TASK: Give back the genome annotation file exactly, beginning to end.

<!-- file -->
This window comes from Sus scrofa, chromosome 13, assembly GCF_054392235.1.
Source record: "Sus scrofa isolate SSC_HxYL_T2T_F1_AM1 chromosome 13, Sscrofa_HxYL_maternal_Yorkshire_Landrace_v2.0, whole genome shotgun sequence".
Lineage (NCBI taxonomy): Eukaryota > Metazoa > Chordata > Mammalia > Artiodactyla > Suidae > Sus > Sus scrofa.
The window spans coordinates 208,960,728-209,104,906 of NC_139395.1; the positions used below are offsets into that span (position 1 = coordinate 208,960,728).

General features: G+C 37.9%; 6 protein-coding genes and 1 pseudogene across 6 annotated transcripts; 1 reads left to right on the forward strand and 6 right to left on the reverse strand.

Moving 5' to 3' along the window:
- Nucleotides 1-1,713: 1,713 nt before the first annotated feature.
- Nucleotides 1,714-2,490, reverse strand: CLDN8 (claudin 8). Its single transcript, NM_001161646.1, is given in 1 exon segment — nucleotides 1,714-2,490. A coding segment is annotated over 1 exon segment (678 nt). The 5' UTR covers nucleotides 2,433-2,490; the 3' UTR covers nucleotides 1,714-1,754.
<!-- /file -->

This window comes from Sus scrofa, chromosome 13, assembly GCF_054392235.1.
Source record: "Sus scrofa isolate SSC_HxYL_T2T_F1_AM1 chromosome 13, Sscrofa_HxYL_maternal_Yorkshire_Landrace_v2.0, whole genome shotgun sequence".
Lineage (NCBI taxonomy): Eukaryota > Metazoa > Chordata > Mammalia > Artiodactyla > Suidae > Sus > Sus scrofa.
The window spans coordinates 208,960,728-209,104,906 of NC_139395.1; the positions used below are offsets into that span (position 1 = coordinate 208,960,728).

General features: G+C 37.9%; 6 protein-coding genes and 1 pseudogene across 6 annotated transcripts; 1 reads left to right on the forward strand and 6 right to left on the reverse strand.

Moving 5' to 3' along the window:
- Nucleotides 1-1,713: 1,713 nt before the first annotated feature.
- Nucleotides 1,714-2,490, reverse strand: CLDN8 (claudin 8). Its single transcript, NM_001161646.1, is given in 1 exon segment — nucleotides 1,714-2,490. A coding segment is annotated over 1 exon segment (678 nt). The 5' UTR covers nucleotides 2,433-2,490; the 3' UTR covers nucleotides 1,714-1,754.